8 May, 2015
HSE’s guide to Employers Liability
What is Employers’ Liability Insurance?
Employers are responsible for the health and safety of their employees while they are at work. Your employees may be injured at work or they, or your former employees, may become ill as a result of their work while in your employment. They might try to claim compensation from you if they believe you are responsible. The Employers’ Liability (Compulsory Insurance) Act 1969 ensures that you have at least a minimum level of insurance cover against any such claims. Employers’ liability insurance will enable you to meet the cost of compensation for your employees’ injuries or illness whether they are caused on or off site. However, any injuries and illness relating to motor accidents that occur while your employees are working for you may be covered separately by your motor insurance.
Do I need Employers’ Liability insurance if my employees work abroad or my company is based abroad?
If any of your employees are normally based in England, Scotland or Wales (including offshore installations or associated structures) you must have Employers’ Liability insurance. Under the law in Great Britain you do not need employers’ liability insurance to cover any of your employees who are based abroad (eg if they are on secondment). However, you should check whether the law in the country where they are based requires you to take out insurance or take any other measures to protect your employees. If any of your employees are normally based abroad but spend more than 14 days continuously in Great Britain, or more than seven days on an offshore installation, under the law in Great Britain you will need employers’ liability insurance for them.
Which insurance companies can sell me Employers’ Liability insurance?
You must use an authorised insurer. If you do not, you may be breaking the law. You should check that your insurer is authorised before you take out Employers’ Liability insurance. Authorised insurers are individuals or companies working under the terms of the Financial Services and Markets Act 2000. The Financial Conduct Authority (FCA) maintains a register of authorised insurers. You can check whether a company is authorised by searching their register on http://www.fca.org.uk, or telephoning the FCA on 0800 111 6768.
How much cover will I need?
You must be insured for at least £5 million. However, you should look carefully at your risks and liabilities and consider whether you need insurance cover of more than £5 million. In practice, most insurers offer cover of at least £10 million. If your business is part of a group, a policy for employers’ liability insurance can be taken out for the group as a whole. In this case, the group as a whole, including subsidiary companies, must have cover of at least £5 million. You can have more than one policy for employers’ liability insurance. However, the total value of the cover provided by the policies must be at least £5 million. You should bear in mind that the £5 million minimum level of cover includes costs, so you may wish to purchase cover of more than this.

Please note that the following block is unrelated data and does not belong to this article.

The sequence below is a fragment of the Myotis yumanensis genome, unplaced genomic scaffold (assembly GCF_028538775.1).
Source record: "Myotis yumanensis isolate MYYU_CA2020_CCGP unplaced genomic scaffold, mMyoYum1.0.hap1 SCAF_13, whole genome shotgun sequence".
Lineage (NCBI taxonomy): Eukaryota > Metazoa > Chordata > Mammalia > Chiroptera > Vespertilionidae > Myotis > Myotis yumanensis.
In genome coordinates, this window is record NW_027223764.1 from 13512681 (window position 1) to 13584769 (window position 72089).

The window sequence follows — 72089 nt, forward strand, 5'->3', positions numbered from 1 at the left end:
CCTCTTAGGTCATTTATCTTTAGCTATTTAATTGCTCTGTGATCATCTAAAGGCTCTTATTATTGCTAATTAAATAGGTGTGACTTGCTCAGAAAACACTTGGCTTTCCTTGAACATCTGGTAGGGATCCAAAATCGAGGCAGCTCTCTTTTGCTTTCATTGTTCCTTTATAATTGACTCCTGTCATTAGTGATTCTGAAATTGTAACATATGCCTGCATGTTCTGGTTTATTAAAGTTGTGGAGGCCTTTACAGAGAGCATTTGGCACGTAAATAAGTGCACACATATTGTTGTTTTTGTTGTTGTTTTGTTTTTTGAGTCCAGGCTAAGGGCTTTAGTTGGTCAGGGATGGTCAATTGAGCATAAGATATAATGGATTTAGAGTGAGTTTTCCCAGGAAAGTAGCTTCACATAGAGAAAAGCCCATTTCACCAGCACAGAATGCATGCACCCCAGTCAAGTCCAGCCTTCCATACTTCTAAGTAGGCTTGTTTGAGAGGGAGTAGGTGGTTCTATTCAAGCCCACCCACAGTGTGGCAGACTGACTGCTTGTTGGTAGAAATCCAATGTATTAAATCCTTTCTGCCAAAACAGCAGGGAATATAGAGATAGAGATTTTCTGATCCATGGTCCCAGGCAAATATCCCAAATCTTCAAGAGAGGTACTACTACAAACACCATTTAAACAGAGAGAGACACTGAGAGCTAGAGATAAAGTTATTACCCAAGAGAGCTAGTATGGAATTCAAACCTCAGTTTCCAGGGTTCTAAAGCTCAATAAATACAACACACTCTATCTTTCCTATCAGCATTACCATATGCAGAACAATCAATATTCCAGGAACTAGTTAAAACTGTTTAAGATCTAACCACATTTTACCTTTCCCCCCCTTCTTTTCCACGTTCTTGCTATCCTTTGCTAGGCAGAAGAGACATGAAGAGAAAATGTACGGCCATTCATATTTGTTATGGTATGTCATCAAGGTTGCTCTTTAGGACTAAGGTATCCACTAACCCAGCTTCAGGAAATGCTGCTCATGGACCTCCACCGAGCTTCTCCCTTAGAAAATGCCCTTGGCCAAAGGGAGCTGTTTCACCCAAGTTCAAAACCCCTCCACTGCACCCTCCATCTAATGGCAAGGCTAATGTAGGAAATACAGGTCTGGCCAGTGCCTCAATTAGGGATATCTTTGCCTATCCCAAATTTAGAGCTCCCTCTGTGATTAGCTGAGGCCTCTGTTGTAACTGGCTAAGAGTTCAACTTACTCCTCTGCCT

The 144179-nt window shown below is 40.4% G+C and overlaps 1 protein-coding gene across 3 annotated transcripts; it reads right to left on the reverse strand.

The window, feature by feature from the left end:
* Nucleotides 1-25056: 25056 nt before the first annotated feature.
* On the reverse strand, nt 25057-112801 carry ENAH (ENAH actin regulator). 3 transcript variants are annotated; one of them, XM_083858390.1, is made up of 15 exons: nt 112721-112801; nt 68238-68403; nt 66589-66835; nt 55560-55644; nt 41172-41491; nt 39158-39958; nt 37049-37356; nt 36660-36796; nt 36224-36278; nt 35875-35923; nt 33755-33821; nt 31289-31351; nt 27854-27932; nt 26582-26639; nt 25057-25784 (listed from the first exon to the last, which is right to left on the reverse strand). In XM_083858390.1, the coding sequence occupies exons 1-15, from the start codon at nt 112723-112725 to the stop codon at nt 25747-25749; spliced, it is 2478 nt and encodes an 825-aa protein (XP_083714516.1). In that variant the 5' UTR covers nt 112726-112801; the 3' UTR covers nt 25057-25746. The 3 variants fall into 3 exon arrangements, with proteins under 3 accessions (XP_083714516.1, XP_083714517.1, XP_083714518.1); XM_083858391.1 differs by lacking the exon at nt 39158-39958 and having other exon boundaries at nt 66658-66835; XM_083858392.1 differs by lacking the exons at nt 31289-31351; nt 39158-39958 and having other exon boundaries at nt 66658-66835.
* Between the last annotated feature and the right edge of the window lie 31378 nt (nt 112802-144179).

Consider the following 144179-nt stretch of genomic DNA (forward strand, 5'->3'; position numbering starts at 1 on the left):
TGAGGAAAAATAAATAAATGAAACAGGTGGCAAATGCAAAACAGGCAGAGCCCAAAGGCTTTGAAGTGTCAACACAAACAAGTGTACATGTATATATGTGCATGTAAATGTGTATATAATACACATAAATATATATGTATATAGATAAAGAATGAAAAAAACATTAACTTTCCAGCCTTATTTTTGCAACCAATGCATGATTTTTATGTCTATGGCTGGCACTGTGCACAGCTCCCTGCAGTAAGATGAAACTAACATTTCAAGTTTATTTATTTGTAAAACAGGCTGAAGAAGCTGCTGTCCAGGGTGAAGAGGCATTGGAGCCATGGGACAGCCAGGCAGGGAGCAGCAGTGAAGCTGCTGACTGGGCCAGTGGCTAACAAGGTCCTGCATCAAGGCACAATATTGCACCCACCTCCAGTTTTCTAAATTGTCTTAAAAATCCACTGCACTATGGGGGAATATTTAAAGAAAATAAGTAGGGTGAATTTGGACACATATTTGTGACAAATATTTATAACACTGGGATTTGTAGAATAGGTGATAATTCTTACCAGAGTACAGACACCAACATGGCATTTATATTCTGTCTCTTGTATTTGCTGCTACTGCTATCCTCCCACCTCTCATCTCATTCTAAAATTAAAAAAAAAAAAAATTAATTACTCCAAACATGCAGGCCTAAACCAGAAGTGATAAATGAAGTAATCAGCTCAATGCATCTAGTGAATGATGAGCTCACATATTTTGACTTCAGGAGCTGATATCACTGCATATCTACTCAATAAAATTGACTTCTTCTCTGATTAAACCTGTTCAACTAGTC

Do I need to tell my employees that I have Employers’ Liability insurance?
When you take out or renew a policy, your insurer will give you a certificate of employers’ liability insurance. This must state clearly the minimum level of cover provided and the companies covered by the policy. You must display a copy of the certificate of insurance where your employees can easily read it. Since 1 October 2008 you have been allowed to display your certificate electronically. Employers choosing this method need to ensure their employees know how and where to find the certificate and have reasonable access to it. Factors to consider include the availability of the chosen format and ensuring employees understand how to use it. For example, this arrangement may be suitable where all employees have access to a computer as part of their job. If you have employees working in the Isle of Man, Jersey, Guernsey or Northern Ireland as well as in England, Scotland or Wales you can use the same certificate in all locations. However, you must check that this complies with any local requirements as well as the law in Great Britain. If your employees work on offshore installations or associated structures, you do not need to provide a copy of the certificate on every installation. However, if one of your employees asks to see a copy of the certificate, you must provide one as soon as possible and certainly within ten working days of their request. You can provide a copy electronically or by fax if this is easier for you.
What happens if I do not have Employers’ Liability insurance?
The Health and Safety Executive (HSE) enforces the law on employers’ liability insurance and HSE inspectors can check that you have employers’ liability insurance with an approved insurer for at least £5 million. They may ask to see your certificate of insurance and other insurance details. You can be fined up to £2500 for any day which you are without suitable insurance. If you do not display the certificate of insurance or refuse to make it available to HSE inspectors when they ask, you can be fined up to £1000.